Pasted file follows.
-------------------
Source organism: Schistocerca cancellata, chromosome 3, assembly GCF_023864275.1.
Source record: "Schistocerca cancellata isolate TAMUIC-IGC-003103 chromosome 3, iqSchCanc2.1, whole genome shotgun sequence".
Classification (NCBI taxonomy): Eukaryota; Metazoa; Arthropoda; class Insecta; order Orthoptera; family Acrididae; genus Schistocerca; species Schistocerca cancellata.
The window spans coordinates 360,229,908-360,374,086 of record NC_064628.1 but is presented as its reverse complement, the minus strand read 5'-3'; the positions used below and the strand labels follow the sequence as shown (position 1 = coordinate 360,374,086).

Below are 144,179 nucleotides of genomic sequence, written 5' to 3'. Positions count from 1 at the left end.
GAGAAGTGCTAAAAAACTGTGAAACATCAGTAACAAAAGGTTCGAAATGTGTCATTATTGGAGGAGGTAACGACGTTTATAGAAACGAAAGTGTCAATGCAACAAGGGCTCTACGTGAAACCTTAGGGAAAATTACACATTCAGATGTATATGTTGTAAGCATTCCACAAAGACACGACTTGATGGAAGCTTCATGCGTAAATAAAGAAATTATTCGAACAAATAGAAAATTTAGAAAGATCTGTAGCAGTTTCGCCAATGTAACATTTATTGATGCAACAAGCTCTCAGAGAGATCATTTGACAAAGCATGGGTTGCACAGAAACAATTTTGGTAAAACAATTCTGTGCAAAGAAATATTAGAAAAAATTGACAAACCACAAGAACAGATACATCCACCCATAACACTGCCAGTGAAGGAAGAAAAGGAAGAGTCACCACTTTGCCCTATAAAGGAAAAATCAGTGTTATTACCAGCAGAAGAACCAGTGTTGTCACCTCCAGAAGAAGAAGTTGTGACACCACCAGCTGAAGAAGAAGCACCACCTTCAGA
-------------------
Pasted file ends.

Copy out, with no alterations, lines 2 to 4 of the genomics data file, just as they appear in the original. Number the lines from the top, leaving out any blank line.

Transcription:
Source record: "Schistocerca cancellata isolate TAMUIC-IGC-003103 chromosome 3, iqSchCanc2.1, whole genome shotgun sequence".
Classification (NCBI taxonomy): Eukaryota; Metazoa; Arthropoda; class Insecta; order Orthoptera; family Acrididae; genus Schistocerca; species Schistocerca cancellata.
The window spans coordinates 360,229,908-360,374,086 of record NC_064628.1 but is presented as its reverse complement, the minus strand read 5'-3'; the positions used below and the strand labels follow the sequence as shown (position 1 = coordinate 360,374,086).